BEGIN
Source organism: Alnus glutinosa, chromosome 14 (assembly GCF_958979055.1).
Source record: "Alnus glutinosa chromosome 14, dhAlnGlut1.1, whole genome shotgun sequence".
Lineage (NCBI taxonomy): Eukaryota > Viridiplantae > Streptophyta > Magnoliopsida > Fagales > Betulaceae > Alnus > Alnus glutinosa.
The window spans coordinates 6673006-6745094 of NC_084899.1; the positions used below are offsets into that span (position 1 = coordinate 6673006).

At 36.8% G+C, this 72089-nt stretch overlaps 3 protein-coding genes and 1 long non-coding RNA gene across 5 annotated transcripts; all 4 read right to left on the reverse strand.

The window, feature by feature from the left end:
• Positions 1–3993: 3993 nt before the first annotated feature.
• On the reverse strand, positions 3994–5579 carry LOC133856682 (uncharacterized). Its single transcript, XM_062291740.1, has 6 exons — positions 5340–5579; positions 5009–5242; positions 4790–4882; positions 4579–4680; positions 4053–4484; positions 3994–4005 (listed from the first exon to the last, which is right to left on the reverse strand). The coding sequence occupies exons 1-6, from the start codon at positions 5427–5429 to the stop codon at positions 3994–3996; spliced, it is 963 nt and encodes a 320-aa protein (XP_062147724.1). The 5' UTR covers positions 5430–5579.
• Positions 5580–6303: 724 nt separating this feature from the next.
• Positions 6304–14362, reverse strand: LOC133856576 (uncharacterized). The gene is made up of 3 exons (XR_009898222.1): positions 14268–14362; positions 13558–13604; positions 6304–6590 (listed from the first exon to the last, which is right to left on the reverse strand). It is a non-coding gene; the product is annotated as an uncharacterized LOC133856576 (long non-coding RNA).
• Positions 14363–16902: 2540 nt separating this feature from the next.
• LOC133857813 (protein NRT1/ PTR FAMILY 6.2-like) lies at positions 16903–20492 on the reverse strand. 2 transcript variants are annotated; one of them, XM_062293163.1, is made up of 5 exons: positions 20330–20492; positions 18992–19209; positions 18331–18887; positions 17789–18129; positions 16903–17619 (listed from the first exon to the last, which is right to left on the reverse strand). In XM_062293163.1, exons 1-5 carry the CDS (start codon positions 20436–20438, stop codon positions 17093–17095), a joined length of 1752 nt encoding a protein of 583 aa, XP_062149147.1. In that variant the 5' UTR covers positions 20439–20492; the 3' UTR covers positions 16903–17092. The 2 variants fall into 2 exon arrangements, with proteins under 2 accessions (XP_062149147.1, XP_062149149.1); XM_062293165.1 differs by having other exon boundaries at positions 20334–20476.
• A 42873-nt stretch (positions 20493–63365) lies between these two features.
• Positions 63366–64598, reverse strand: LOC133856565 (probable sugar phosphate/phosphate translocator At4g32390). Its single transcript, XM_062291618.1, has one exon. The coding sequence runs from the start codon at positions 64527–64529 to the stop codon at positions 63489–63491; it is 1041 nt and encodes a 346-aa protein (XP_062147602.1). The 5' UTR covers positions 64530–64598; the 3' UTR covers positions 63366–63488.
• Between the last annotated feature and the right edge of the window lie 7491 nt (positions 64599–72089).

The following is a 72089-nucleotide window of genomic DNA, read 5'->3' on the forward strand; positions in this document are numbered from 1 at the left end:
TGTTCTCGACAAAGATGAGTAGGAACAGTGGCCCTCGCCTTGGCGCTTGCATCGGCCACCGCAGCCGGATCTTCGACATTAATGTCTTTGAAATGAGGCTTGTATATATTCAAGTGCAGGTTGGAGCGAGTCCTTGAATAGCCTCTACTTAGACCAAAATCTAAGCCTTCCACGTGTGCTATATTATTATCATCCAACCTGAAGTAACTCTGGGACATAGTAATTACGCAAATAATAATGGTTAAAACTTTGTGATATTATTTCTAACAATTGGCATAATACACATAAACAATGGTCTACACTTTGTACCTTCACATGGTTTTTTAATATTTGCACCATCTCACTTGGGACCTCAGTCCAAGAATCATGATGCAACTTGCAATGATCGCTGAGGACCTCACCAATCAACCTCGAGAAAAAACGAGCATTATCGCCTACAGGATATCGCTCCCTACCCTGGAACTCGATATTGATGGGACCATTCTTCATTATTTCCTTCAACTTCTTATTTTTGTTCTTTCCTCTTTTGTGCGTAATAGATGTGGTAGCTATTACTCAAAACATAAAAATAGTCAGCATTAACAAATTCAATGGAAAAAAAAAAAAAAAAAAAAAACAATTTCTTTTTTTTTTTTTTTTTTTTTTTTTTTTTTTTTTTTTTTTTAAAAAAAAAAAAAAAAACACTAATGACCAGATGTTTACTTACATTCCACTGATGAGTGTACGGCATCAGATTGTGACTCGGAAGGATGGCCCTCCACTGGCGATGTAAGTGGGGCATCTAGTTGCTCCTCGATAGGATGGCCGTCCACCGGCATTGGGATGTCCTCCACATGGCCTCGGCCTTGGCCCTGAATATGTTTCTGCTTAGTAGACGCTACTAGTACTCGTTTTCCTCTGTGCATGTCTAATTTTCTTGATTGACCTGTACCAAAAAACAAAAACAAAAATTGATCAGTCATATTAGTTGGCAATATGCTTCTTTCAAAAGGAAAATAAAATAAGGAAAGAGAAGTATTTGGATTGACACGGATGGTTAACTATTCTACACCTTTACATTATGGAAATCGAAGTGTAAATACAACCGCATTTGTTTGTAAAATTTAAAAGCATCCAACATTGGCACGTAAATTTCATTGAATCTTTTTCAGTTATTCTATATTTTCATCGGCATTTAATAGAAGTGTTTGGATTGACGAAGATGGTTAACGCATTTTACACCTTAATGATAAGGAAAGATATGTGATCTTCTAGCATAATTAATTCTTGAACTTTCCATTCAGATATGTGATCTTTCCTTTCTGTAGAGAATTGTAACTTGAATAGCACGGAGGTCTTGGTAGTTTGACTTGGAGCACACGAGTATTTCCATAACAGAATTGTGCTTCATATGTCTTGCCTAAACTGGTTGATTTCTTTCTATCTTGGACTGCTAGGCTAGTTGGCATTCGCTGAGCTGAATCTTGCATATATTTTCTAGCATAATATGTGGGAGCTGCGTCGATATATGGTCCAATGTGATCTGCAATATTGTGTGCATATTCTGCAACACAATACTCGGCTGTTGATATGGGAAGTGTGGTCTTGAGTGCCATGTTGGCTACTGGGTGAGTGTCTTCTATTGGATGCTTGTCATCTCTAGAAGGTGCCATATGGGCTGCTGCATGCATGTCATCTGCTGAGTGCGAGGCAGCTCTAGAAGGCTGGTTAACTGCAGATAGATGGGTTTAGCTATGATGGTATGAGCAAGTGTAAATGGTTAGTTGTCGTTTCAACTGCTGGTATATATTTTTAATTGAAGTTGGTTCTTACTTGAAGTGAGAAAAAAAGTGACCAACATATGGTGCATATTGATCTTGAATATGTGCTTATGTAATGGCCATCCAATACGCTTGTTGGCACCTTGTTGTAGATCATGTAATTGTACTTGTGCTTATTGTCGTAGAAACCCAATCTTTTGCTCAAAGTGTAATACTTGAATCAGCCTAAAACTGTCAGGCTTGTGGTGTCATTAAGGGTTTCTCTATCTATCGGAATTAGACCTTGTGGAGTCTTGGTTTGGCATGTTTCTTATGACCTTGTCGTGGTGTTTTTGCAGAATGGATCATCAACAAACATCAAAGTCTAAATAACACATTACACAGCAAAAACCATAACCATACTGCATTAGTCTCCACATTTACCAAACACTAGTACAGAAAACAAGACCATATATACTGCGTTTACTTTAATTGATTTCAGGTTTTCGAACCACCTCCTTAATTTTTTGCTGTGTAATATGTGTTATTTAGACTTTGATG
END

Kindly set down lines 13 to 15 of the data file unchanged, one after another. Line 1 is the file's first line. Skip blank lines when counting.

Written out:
• A 42873-nt stretch (positions 20493–63365) lies between these two features.
• Positions 63366–64598, reverse strand: LOC133856565 (probable sugar phosphate/phosphate translocator At4g32390). Its single transcript, XM_062291618.1, has one exon. The coding sequence runs from the start codon at positions 64527–64529 to the stop codon at positions 63489–63491; it is 1041 nt and encodes a 346-aa protein (XP_062147602.1). The 5' UTR covers positions 64530–64598; the 3' UTR covers positions 63366–63488.
• Between the last annotated feature and the right edge of the window lie 7491 nt (positions 64599–72089).